Where Banks Fall Short

Three out of four Canadian bank customers say their primary bank fails to meet their expectations. That’s according to a recent survey by FIS, whose findings identify key areas where banks must improve.

Banks get high marks for things like in-person service, convenience and online connectivity, but fall short in terms of fairness of fees, following through on promises, rewarding loyalty and transparency of pricing. These shortcomings are something to heed for all bank challengers, including mortgage brokers and credit unions.

Bank-Satisfaction

As a whole, Canadian banks got a 76 out of 100 satisfaction rating (with 100 being the goal). Credit unions fared notably better, scoring 88 out of 100.

Those most happy with banks tend to be older (45-64 years old), while less satisfied consumers tend to be younger (35-44). That younger demographic does 30% more transactions at alternative financial service providers.

Based on FIS findings, banks have three key opportunities to build consumer trust. These are all areas where they underperform:

  • Providing easy-to-understand pricing and terms
  • Following through on promises (although FIS’s report was a bit vague on this point)
  • Being fully transparent on fees and charges

Many brokers and credit unions (but far from all), already do a banner job in these three areas by:

  • Not posting unrealistically high mortgage rates
    • Leading the pack are competitive mortgage brokers and forward-thinking lenders like Meridian Credit Union, all of whom openly advertise better-than-average pricing on their websites
    • By contrast, banks typically advertise above-market posted or special-offer rates, forcing customers to negotiate to obtain competitive discounts. As a case in point, only one of the Big 6 Banks (BMO) is advertising a reasonable 5-year fixed rate (2.59%) at the time of this story, and that’s for a restricted mortgage.
  • Offering products with fair prepayment charges
    • Versus painful bank penalties based on “discounts” from artificially high posted rates
    • Note: Some brokers sell deeply discounted rates with penalties that are just as bad as the banks, if not worse, but any broker worth his/her salt unambiguously explains the tradeoff of those products, while simultaneously offering less restrictive alternatives.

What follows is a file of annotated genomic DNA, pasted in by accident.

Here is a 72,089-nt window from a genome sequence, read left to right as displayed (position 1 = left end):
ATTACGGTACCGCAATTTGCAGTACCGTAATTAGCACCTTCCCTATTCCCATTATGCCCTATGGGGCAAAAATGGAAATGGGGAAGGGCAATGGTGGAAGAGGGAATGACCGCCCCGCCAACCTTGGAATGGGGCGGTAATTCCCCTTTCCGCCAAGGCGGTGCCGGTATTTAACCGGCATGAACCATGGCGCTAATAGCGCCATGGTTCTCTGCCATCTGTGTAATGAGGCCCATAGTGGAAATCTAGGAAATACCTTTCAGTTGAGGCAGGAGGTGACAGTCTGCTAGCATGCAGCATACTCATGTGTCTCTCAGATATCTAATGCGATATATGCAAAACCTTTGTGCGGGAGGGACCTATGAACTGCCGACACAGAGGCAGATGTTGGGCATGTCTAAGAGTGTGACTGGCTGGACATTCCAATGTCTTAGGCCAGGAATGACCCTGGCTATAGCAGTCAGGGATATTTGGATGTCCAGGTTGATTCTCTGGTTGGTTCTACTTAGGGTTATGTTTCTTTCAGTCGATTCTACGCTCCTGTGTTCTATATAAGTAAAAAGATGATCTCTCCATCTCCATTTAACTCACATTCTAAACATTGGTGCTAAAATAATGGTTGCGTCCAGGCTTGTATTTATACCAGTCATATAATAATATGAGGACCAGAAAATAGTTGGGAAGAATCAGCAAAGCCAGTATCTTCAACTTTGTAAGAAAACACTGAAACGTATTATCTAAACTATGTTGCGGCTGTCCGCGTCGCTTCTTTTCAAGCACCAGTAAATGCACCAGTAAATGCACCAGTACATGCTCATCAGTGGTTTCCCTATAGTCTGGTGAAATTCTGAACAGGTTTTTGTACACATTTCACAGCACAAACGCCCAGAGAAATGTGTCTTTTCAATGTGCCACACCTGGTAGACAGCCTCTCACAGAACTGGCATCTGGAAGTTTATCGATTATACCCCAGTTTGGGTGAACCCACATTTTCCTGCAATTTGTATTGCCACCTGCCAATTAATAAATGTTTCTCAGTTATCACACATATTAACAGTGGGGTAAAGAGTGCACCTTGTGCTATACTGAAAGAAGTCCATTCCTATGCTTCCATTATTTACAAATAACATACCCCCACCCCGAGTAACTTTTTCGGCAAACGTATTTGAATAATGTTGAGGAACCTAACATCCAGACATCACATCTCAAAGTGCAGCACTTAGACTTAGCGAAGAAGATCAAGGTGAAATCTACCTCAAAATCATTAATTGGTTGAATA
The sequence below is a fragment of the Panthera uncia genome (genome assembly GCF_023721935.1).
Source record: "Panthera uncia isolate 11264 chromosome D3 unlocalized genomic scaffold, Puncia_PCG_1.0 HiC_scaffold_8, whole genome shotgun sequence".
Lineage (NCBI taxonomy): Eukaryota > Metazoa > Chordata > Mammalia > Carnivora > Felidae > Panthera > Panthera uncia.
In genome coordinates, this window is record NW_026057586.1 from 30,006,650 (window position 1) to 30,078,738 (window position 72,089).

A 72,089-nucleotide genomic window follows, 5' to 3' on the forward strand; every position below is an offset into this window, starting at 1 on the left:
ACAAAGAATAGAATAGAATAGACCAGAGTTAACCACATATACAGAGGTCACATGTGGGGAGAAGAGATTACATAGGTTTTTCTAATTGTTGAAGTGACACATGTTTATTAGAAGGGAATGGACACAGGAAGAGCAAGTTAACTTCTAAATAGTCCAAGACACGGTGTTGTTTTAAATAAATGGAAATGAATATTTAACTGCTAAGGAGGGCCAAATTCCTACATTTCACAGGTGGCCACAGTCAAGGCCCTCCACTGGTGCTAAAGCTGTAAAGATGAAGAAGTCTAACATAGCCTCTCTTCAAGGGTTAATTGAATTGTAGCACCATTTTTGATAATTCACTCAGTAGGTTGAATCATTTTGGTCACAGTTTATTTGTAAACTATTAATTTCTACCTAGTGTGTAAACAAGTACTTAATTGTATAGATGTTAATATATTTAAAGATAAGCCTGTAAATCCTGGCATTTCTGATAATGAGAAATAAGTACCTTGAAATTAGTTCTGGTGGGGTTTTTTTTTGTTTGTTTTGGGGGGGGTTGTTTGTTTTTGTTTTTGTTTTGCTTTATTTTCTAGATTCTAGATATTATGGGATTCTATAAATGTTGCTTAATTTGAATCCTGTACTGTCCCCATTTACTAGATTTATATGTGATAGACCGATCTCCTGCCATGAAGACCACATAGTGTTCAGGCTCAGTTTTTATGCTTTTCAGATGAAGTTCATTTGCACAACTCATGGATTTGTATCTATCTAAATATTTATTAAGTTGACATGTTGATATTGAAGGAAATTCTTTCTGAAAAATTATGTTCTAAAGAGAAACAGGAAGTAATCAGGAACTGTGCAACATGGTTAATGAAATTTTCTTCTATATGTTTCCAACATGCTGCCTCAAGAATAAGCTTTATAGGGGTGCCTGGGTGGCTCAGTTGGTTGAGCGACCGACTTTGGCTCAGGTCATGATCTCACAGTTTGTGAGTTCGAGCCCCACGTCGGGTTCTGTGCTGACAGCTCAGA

As is visible in the chart above, reliability and security are also crucial to bank customers. Virtually all serious bank challengers also build those elements into their marketing playbooks.

Side Note: FIS’s survey included 1,000 financial decision-makers in Canada, aged 18-75, who have a chequing account, or equivalent, with a financial institution.

  1. I think your site needs to re-name yourself broker trends, you’ve really veered off course….and are of course literally owned by the brokers

    1. Hey there Jimmy, It appears you’ve taken no issue with the facts themselves, suggesting CMT’s affiliation alone undermines this story. That’s a bit fallacious, if one might say so. Incidentally, the story also includes positive points about CUs. Once you decide on our new name, perhaps you’ll want to include “Credit Unions” in the title as well.

      Cheers…

      1. Rob, I have many issues with what your wrote:

        First, the first sentence of this article is nowhere to be found in the published survey results. In fact, it seems that most of what you wrote just jumps to conclusions that suit you. Nowhere does it say that 3 in 4 Canadian bank customers are not having their expectations met. This is talked about on a global level, which also included your beloved credit unions. In fact, the survey finds that all FI’s are failing to meet customer expectations globally. It states that globally, credit unions aren’t failing to meet expectations by as much banks, but still are none the less.

        Secondly, once you have finished with your diatribe about how banks are bad and credit unions are good, you then bring mortgage brokers into the discussion, which if you’d read the survey, you would know are not discussed in any way. You then state that they are great at meeting expectations for all of the things that all financial institutions globally showed as falling short…..with no data to pack up your assertion to boot.

        So yes, i am very comfortable in saying that you are not writing about mortgage trends.